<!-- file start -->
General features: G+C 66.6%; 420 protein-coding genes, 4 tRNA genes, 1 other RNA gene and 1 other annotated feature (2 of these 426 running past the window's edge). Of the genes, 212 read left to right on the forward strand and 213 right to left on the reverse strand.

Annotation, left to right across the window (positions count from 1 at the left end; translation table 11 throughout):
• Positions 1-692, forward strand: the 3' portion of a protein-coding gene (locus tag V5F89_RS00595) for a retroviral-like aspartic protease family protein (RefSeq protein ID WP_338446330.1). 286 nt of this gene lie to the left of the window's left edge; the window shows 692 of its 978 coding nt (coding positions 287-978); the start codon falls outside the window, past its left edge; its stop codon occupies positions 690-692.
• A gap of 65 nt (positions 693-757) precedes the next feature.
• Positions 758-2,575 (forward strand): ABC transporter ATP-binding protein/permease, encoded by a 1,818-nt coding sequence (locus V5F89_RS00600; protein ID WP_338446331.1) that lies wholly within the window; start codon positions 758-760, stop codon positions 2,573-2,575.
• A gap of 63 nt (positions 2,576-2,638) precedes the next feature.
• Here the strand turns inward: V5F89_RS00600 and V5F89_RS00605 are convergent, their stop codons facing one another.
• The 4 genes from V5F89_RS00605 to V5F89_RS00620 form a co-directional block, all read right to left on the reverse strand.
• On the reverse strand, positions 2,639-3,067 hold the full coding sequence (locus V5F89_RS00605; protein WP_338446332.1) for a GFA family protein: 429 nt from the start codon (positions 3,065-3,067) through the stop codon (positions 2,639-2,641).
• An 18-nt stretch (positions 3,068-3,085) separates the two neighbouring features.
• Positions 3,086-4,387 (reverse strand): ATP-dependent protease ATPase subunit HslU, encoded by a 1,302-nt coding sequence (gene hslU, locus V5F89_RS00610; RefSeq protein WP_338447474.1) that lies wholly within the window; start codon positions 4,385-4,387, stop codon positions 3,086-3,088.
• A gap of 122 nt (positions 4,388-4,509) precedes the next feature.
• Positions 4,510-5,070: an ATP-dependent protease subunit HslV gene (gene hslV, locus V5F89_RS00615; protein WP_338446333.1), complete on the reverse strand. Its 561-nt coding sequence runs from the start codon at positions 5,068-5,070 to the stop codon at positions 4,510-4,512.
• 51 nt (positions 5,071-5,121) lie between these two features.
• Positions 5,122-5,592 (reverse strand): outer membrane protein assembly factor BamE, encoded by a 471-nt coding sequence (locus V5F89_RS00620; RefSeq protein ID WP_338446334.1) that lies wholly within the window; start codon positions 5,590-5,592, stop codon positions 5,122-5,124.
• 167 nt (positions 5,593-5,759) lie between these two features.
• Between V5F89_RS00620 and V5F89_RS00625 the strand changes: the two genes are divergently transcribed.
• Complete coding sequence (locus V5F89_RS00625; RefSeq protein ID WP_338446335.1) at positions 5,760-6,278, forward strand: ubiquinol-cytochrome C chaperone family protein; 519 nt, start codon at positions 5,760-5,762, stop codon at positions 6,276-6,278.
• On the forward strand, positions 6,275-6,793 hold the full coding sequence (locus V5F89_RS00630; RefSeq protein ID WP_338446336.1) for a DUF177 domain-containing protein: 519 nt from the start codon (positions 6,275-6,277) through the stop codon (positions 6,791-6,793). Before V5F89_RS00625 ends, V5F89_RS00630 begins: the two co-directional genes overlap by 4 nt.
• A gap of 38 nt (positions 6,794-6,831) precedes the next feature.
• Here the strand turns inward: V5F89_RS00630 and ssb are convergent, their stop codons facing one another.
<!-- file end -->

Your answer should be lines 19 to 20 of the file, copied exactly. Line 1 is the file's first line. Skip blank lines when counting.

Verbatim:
• On the forward strand, positions 6,275-6,793 hold the full coding sequence (locus V5F89_RS00630; RefSeq protein ID WP_338446336.1) for a DUF177 domain-containing protein: 519 nt from the start codon (positions 6,275-6,277) through the stop codon (positions 6,791-6,793). Before V5F89_RS00625 ends, V5F89_RS00630 begins: the two co-directional genes overlap by 4 nt.
• A gap of 38 nt (positions 6,794-6,831) precedes the next feature.